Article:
“Don’t do this to yourself. It was an accident.”

  He raised his head, eyes dark and shining.

  “Five people are dead, and there was nothing accidental about it. I knew there was a risk, and I kept looking anyway. I led Andras right to them.” Jared leaned his head against the wall. “I don’t want you caught in the cross fire the next time I screw up.”

  It felt like my heart stopped beating.

  “What are you saying?” But even as I asked, I knew the answer.

  He studied the weeds and dead grass at his feet. “I care about you—”

  “Just not enough to stick around,” I said.

  “You don’t understand.”

  My hands curled into fists at my sides. “Three hours.”

  “What?” he asked.

  “That’s how long it took for you to walk away.”

  Whenever I cared about someone, I imagined them leaving—the words they’d say, the way it would feel when they left. I thought if I prepared myself, it would be easier when it finally happened. I was wrong.


  I held up a hand to silence him. “Now let’s see how long it takes you to forget me.”


  Sons of Disobedience

  I stared out the window as the winding back roads led us closer to the coordinates etched in the sledgehammer. I tried to lose myself in drawing, anything to forget Jared’s arms around me inside the wall, or how easily he had given me up outside it. We hadn’t spoken a word to each other since I left him standing in front of Hearts of Mercy.

  There wasn’t anything else to say.

  I sketched the woods along the Maryland state border, where towering oaks guarded the remnants of charred brick buildings. According to ghost stories, the houses belonged to witches, until they were burned to the ground with the women trapped inside them. Now people believed the scorched remains were haunted.

  It was hard
to imagine we were going somewhere with a history more disturbing.

  Lukas had spent most of the ride searching websites on his cell phone, so he didn’t have to talk to his brother. When he finally lost the signal, he went back to studying the map.

  He drew a line connecting the red circles, while Jared scanned through the static on the radio.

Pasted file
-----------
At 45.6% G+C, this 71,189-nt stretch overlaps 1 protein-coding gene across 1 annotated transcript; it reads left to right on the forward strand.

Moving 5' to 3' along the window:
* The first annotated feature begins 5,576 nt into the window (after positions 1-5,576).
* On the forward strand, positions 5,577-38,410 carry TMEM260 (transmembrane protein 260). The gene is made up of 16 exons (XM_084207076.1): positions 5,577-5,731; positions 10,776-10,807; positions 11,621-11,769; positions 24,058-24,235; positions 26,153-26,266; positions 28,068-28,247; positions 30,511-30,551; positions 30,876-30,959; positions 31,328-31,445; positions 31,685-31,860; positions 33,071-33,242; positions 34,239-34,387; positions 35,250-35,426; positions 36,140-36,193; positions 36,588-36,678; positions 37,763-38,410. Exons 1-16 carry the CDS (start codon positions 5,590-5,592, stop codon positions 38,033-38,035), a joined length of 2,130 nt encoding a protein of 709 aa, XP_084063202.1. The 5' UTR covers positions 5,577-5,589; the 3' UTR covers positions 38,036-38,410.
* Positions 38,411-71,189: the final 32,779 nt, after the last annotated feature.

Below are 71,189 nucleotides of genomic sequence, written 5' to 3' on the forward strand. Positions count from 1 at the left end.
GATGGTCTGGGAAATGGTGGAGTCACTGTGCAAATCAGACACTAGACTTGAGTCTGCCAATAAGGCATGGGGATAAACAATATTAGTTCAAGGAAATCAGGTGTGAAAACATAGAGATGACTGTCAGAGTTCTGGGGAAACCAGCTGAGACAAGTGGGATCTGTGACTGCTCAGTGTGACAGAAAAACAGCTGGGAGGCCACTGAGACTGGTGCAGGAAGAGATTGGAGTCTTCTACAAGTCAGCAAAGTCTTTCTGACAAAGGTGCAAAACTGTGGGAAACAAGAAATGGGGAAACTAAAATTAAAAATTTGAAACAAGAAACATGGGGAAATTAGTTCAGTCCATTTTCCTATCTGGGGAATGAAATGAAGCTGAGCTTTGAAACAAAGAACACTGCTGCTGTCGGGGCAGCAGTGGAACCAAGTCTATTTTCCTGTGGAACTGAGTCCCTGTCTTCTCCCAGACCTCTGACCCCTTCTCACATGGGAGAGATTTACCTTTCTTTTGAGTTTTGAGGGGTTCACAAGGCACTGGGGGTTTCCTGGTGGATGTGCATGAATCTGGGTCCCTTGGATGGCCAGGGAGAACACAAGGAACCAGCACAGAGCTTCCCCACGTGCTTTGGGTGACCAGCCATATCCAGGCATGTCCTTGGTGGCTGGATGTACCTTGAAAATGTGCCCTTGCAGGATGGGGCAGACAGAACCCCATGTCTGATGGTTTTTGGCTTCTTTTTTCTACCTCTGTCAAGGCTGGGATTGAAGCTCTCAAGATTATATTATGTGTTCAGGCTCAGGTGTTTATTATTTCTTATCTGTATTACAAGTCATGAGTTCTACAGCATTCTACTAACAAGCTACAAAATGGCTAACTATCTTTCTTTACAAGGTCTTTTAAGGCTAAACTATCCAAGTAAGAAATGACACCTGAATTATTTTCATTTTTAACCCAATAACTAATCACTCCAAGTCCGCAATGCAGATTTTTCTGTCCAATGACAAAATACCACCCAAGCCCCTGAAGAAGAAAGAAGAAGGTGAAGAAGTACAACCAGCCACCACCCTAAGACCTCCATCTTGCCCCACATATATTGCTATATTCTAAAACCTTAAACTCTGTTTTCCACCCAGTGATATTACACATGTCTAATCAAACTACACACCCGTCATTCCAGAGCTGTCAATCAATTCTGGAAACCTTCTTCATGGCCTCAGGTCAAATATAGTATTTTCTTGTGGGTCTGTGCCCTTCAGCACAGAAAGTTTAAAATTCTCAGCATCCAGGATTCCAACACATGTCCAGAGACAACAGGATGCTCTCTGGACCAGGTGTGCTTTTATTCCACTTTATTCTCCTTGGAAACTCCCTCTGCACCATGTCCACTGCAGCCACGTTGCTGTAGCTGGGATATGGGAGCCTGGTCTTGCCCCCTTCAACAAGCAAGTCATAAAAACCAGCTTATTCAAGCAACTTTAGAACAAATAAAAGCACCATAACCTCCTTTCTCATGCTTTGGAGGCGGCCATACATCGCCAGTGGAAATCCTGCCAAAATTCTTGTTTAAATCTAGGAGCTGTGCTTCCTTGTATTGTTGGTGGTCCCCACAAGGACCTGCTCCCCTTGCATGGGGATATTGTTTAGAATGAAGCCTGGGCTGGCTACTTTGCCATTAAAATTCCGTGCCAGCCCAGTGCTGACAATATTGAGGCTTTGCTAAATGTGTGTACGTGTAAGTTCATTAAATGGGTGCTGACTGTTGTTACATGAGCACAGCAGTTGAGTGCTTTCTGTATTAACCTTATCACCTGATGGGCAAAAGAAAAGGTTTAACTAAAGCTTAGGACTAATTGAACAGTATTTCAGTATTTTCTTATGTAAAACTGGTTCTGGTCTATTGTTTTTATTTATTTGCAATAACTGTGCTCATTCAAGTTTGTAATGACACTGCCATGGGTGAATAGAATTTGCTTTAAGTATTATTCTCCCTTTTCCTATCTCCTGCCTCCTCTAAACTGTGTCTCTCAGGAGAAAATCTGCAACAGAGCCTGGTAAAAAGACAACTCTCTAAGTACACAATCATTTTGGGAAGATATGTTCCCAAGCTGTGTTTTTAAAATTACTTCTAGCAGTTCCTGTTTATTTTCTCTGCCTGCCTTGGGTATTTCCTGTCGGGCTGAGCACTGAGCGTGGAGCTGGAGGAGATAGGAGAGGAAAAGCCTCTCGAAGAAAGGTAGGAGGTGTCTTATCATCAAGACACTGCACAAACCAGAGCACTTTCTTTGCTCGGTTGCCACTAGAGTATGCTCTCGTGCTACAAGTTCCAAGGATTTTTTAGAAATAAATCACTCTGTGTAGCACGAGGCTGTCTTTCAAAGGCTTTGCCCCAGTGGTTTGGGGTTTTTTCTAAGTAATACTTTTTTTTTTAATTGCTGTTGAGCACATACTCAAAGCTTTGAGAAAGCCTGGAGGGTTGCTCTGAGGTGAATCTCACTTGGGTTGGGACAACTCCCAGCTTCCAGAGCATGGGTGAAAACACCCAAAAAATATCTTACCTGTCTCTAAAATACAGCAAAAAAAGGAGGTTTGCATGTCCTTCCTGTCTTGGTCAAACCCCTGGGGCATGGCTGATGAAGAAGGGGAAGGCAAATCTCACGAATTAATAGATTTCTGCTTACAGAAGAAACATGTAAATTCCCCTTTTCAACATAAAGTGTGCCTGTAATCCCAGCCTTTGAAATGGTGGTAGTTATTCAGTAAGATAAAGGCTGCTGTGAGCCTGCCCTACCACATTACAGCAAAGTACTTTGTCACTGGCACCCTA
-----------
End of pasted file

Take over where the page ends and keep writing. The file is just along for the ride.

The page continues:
“There’s probably no reception out here.” Priest looked up from his own sketch, some kind of tube loaded with canisters.

  “That’s because this is the edge of the world, and we’re about to fall off,” Alara said.

  Jared turned the dial again and this time a voice cut through the static. “The shooting occurred at eleven fifteen this morning at the Walmart in Moundsville. Three people were killed and two others injured before the gunman exited the store, turning his weapon on police. The gunman was killed in the standoff, and no officers were injured.”

  “We must be getting close,” Priest said.

  “I found something else.” Lukas held up the map. He had added blue Xs inside the boundary line.

  Alara frowned. “You’ll have to elaborate.”

  “The circles represent the places that had major surges in the last month, the cities and towns where we ended up looking for Kennedy.” He traced the line with his finger. “The Xs are the locations where we found pieces of the Shift.”

  Priest froze. “They’re all inside that red line.”

  “So what does that mean?” Alara asked.

  “I think the Marrow is in there, too,” Lukas said. “And if I’m right, Andras is closer than we thought.”

  Alara nodded. “Then we need to find the last piece.”

  Another newscaster’s voice replaced the first. “Eastern West Virginia is still under tornado watch. Two tornadoes touched down in Morgantown yesterday, destroying three homes and a community center. The National Weather Service is working to determine the cause—”

  “It’s like we’re headed into it,” Priest said.

  Alara stared at the black clouds looming in the distance. “Or we’re already there.”



  Jared glanced at the sign as we passed. “Only a few more miles.” They were the first words he’d spoken since we left Hearts of Mercy.

  The road curved and the sky turned black, but this time it had nothing to do with the clouds.

  Alara leaned over the front seat to get a better look. “Please tell me I’m seeing things.”

  Hundreds of crows crowded the telephone wires, perched in the trees, and circled the sky.

  Alara didn’t take her eyes off the birds. “Black rain. That’s what it’s called when murders of crows gather in one place like this.”

  “Because they turn the sky black?” Priest asked.

  “Because it’s just as unnatural.”

  We moved closer to the birds churning purposefully over one spot in the distance. I didn’t need to see the words etched in the sign we passed to know it was the West Virginia State Penitentiary.

  The Gothic facade was flanked by high stone walls, and the building looked more like a European castle than a prison. Tangled razor wire littering the grass was the only clue that murderers, rather than holy men, once resided inside.

  Lukas pointed at the arched entrance. “The coordinates are on the other side of that wall.”

  Alara shook her head. “I don’t like this. My grandmother believed that crows could carry evil spirits to hell and back.”

  I looked up at the dark sky moving to the rhythm of thousands of black wings. “Then there were a lot of evil spirits in this place.”

  “Or they’re still here.”

  We parked the van and stood in front of the concrete wall. ARE YOU BRAVE ENOUGH? was spray painted above a cracked hole that reminded me of the one in the basement of Hearts of Mercy. The names of people that had accepted the dare surrounded the opening. It was probably a rite of passage in a small town like this, something I could’ve imagined Elle persuading me to do with her.

  Now I was checking my pockets for paintball cases filled with holy water and kitchen spices, and a marker in case I needed to bind a spirit with a voodoo symbol.